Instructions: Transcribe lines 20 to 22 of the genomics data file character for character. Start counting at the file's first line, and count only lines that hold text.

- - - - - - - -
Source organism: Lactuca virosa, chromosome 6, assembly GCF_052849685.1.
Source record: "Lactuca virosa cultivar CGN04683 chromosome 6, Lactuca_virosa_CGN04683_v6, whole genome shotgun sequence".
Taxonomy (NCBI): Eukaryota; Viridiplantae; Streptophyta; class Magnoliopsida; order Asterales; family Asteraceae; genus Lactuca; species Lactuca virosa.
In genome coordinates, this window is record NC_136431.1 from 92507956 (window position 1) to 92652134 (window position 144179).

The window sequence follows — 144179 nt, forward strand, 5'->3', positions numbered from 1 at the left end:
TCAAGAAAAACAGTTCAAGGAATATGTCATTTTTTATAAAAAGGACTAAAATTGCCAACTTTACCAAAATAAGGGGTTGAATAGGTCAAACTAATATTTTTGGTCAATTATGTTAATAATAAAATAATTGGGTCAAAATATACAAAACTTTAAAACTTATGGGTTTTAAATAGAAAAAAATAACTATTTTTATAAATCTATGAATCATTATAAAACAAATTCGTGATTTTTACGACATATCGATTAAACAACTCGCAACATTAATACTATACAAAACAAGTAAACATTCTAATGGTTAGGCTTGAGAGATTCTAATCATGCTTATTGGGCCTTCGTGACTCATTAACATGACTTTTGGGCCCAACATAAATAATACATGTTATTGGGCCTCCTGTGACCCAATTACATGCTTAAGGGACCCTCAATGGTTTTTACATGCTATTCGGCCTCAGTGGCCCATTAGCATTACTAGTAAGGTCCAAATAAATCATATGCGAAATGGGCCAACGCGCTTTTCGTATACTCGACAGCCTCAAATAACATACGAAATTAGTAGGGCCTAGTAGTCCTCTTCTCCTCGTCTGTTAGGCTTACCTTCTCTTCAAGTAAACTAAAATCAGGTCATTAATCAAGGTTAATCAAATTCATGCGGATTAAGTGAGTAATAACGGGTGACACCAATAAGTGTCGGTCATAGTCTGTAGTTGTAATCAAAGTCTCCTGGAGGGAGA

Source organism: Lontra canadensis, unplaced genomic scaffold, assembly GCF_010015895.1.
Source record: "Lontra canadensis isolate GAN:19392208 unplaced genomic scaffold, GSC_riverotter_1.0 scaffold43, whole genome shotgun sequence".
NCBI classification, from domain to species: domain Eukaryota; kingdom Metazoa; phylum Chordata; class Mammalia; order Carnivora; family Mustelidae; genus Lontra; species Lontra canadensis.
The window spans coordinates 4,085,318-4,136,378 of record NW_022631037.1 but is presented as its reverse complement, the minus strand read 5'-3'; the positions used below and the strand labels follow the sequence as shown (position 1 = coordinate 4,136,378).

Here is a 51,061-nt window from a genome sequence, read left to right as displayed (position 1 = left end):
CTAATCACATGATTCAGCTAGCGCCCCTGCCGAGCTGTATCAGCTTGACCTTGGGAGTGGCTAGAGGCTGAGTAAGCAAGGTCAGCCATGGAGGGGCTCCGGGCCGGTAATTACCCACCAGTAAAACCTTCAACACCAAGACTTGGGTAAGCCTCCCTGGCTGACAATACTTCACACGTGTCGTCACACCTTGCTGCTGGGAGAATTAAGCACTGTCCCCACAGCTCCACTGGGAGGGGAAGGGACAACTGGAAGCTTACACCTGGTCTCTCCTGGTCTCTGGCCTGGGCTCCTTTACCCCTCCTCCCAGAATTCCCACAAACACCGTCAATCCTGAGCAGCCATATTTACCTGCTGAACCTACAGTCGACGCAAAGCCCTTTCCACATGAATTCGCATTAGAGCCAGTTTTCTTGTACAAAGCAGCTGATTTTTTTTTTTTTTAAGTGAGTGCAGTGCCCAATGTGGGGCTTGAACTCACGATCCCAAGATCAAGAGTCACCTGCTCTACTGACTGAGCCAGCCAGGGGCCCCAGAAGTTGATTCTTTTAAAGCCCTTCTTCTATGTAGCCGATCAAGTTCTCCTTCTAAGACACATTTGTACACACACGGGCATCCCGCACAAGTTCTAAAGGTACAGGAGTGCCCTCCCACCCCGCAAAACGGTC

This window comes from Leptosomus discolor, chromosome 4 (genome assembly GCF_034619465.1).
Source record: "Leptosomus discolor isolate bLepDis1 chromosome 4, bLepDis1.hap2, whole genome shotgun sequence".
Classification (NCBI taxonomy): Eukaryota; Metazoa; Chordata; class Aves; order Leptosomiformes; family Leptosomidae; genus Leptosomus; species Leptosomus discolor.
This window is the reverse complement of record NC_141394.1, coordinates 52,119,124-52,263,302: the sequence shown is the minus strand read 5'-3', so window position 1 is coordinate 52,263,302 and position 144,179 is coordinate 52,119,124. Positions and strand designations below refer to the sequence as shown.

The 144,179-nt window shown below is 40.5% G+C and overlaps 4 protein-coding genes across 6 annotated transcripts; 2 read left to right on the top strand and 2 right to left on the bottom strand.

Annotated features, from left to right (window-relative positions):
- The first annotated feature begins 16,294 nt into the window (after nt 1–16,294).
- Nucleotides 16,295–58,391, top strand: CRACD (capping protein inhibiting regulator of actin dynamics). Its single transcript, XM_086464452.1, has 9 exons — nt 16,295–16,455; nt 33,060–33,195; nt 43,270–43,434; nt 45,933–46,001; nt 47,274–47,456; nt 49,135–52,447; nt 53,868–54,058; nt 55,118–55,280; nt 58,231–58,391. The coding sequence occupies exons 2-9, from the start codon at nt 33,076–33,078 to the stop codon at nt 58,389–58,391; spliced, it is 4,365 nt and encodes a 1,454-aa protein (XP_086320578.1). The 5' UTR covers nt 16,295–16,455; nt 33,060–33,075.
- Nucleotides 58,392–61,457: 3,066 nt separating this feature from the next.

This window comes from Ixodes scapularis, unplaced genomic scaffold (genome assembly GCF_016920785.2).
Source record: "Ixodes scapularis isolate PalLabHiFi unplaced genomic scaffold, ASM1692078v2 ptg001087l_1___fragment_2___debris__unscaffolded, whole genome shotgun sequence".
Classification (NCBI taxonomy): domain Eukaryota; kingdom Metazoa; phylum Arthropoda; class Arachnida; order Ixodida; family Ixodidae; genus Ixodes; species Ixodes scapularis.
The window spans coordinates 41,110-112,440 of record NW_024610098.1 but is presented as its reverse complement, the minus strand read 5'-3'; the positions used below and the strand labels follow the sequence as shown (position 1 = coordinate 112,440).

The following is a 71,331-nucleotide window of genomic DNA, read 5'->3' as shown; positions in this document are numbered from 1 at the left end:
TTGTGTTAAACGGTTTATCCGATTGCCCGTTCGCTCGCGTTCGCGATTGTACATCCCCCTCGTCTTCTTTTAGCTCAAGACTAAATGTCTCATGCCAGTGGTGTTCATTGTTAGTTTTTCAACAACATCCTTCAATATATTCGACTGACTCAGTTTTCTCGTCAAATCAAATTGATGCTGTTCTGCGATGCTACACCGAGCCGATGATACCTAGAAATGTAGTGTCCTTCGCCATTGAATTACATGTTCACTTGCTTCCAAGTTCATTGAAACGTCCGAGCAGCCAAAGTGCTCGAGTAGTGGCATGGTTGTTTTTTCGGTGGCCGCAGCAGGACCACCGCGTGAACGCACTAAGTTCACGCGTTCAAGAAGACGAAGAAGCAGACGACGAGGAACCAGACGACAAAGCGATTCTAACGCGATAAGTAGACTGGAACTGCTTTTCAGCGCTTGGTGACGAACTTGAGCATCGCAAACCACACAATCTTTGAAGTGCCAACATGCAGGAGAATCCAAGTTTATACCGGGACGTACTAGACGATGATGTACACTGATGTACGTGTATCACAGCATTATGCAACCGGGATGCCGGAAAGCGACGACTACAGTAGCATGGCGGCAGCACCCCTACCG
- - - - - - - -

- Nucleotides 16,295–58,391, top strand: CRACD (capping protein inhibiting regulator of actin dynamics). Its single transcript, XM_086464452.1, has 9 exons — nt 16,295–16,455; nt 33,060–33,195; nt 43,270–43,434; nt 45,933–46,001; nt 47,274–47,456; nt 49,135–52,447; nt 53,868–54,058; nt 55,118–55,280; nt 58,231–58,391. The coding sequence occupies exons 2-9, from the start codon at nt 33,076–33,078 to the stop codon at nt 58,389–58,391; spliced, it is 4,365 nt and encodes a 1,454-aa protein (XP_086320578.1). The 5' UTR covers nt 16,295–16,455; nt 33,060–33,075.
- Nucleotides 58,392–61,457: 3,066 nt separating this feature from the next.

This window comes from Ixodes scapularis, unplaced genomic scaffold (genome assembly GCF_016920785.2).